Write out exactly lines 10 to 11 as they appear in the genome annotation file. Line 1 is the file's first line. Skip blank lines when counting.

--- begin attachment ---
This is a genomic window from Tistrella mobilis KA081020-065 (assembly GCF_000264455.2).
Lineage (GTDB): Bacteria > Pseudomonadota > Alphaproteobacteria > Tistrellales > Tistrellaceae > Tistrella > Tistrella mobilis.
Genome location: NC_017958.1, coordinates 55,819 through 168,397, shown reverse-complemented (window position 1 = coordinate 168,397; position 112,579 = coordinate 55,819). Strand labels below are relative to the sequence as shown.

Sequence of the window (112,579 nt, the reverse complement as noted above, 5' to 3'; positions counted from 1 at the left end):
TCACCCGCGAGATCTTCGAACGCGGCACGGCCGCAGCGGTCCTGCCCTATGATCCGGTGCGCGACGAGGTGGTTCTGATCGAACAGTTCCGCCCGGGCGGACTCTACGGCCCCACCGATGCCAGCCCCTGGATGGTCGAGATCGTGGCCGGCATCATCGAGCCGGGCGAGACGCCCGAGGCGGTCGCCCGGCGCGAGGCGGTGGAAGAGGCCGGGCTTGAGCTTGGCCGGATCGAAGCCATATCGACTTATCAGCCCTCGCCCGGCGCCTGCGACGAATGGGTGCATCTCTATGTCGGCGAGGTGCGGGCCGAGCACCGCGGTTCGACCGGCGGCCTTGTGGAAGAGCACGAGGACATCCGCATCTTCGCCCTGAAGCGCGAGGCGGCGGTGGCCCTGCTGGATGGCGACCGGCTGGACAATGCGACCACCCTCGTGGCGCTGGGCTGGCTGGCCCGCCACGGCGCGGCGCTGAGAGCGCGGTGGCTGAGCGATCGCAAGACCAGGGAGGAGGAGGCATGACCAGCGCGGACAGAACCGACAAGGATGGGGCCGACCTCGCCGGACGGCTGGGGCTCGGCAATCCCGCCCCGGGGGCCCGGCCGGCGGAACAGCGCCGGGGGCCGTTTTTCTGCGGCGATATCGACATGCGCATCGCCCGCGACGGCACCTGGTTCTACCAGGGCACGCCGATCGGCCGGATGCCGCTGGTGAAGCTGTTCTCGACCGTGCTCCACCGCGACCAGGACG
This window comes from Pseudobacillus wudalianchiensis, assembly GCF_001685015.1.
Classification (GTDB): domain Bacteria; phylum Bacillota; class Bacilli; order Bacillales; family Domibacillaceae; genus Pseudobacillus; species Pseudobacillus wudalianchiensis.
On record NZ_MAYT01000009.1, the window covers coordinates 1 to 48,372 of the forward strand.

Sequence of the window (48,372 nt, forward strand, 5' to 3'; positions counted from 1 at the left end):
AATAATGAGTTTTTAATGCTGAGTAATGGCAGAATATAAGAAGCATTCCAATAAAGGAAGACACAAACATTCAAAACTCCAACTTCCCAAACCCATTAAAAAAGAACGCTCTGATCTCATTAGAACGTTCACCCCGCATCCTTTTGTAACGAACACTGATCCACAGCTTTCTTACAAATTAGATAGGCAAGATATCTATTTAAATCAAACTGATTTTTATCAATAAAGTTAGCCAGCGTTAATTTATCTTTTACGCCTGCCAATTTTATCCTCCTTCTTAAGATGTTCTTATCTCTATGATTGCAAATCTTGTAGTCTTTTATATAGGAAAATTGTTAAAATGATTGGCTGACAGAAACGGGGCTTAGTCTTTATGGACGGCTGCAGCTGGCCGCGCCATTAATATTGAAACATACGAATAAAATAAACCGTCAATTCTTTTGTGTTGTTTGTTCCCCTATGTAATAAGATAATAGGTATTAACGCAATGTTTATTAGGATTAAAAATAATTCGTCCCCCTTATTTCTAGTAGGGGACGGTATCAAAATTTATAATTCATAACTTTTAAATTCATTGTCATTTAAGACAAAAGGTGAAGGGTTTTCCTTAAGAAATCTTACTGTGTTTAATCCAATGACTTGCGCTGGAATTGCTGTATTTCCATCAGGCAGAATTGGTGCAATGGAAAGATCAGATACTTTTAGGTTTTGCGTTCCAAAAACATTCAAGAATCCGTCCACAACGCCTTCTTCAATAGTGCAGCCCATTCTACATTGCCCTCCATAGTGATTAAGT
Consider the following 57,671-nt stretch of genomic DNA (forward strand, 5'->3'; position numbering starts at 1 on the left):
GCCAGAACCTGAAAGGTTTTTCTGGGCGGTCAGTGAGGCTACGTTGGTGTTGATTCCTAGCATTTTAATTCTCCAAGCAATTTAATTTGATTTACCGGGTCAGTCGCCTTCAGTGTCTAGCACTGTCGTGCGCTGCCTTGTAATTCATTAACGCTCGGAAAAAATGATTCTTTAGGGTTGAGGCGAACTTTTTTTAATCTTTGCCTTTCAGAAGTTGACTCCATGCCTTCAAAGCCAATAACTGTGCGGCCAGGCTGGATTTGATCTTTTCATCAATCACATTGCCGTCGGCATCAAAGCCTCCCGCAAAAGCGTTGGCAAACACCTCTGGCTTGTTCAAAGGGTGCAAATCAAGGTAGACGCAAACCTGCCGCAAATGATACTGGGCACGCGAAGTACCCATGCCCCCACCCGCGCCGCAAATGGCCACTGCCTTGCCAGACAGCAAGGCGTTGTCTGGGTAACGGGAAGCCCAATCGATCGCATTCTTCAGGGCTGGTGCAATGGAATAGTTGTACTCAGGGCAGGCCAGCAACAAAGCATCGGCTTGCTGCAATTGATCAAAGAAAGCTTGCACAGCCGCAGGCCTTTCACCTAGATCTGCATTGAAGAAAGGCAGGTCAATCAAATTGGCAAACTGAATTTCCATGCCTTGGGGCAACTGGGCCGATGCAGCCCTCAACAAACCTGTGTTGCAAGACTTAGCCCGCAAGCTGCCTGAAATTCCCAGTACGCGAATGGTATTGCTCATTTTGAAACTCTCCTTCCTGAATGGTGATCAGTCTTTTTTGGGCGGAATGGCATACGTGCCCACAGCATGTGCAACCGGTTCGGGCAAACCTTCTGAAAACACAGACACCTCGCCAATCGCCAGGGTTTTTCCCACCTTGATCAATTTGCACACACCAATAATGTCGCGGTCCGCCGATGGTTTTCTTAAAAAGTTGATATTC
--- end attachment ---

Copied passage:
AATAATGAGTTTTTAATGCTGAGTAATGGCAGAATATAAGAAGCATTCCAATAAAGGAAGACACAAACATTCAAAACTCCAACTTCCCAAACCCATTAAAAAAGAACGCTCTGATCTCATTAGAACGTTCACCCCGCATCCTTTTGTAACGAACACTGATCCACAGCTTTCTTACAAATTAGATAGGCAAGATATCTATTTAAATCAAACTGATTTTTATCAATAAAGTTAGCCAGCGTTAATTTATCTTTTACGCCTGCCAATTTTATCCTCCTTCTTAAGATGTTCTTATCTCTATGATTGCAAATCTTGTAGTCTTTTATATAGGAAAATTGTTAAAATGATTGGCTGACAGAAACGGGGCTTAGTCTTTATGGACGGCTGCAGCTGGCCGCGCCATTAATATTGAAACATACGAATAAAATAAACCGTCAATTCTTTTGTGTTGTTTGTTCCCCTATGTAATAAGATAATAGGTATTAACGCAATGTTTATTAGGATTAAAAATAATTCGTCCCCCTTATTTCTAGTAGGGGACGGTATCAAAATTTATAATTCATAACTTTTAAATTCATTGTCATTTAAGACAAAAGGTGAAGGGTTTTCCTTAAGAAATCTTACTGTGTTTAATCCAATGACTTGCGCTGGAATTGCTGTATTTCCATCAGGCAGAATTGGTGCAATGGAAAGATCAGATACTTTTAGGTTTTGCGTTCCAAAAACATTCAAGAATCCGTCCACAACGCCTTCTTCAATAGTGCAGCCCATTCTACATTGCCCTCCATAGTGATTAAGT
Consider the following 57,671-nt stretch of genomic DNA (forward strand, 5'->3'; position numbering starts at 1 on the left):